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Day 78, Thursday, July 11 – Jacin and the kids headed to the Grand Canyon. They ate a big breakfast in Williams, then snapped some pictures of the motel and bar from the movie, “The Canyon”.

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They stopped in Tusayan and bought an annual National Parks Pass (makes sense since we assume we will have lots of opportunities to visit several more National Parks in the next several months), then rode the shuttle into the park. The walked along quite a bit of the rim and snapped lots of great pictures in the ideal lighting and great temperatures. Nation left his water bottle at one of the vista points, but then got lucky and found a replacement, as well as an umbrella. They left the Canyon around 5:30 and made their way home, to a very good night of sleep.

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Day 79 – Lazy day. The monsoons finally arrived, bringing in cooler temps and moisture – much needed and appreciated. Jacin and the kids cleaned the RV and went shopping for groceries. Justice then had an afternoon painting with Grandma Sandy, while the boys veged in front of the TV. After a steak and potato dinner, they all (including Dad and Sandy) retired to movie night, watching “The Canyon”.

Day 80 – Another lazy start. Everyone headed to Watson Lake with dad’s fishing boat and spent several hours trolling around. They spent a lazy evening watching a movie.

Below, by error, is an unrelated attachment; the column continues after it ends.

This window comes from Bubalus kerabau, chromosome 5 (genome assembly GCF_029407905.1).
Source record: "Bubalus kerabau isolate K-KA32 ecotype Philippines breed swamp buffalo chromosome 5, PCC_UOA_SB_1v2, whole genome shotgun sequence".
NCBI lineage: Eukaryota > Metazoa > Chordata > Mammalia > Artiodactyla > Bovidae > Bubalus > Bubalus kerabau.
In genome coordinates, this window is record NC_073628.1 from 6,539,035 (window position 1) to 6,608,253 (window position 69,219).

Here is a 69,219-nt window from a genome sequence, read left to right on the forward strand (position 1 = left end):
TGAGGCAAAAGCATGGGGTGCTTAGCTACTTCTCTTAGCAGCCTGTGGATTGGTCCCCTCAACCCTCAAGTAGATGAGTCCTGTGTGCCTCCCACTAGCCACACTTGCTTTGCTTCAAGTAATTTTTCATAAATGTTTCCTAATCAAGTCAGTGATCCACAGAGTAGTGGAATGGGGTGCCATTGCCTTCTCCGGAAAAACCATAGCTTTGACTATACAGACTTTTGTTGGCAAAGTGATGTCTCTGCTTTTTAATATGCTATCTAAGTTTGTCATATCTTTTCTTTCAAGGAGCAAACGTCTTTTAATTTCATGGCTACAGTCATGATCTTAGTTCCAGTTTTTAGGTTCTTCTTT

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Day 81 – Jacin and the kids attended church with Sandy, then tended to some chores around the house. They spent the afternoon playing cards and enjoying each other’s company. My flight into Phoenix was delayed, so I missed the shuttle up to Prescott, forcing Jacin to make the drive to pick me up. It was a super late night, but always good to be “home”.


Day 82 – Jacin, Nation, and I were able to jump out of the RV and say good-bye to dad before he headed to work (Justice still had her head buried in her pillow). We all got showered and packed up, then after writing Sandy a good-bye note, we headed up to the Grand Canyon. We grabbed a great spot in Ten-X campground just outside of the park. After setting up camp, we headed into the park to try to get a couple hours of touristing in. However, a monsoon storm settled in and the buses were no longer taking people out to the farthest points. So, after getting suitably wet, we headed back to camp and enjoyed a few hours of card games and a movie. It was great to spend some quiet family time together after having been apart all weekend.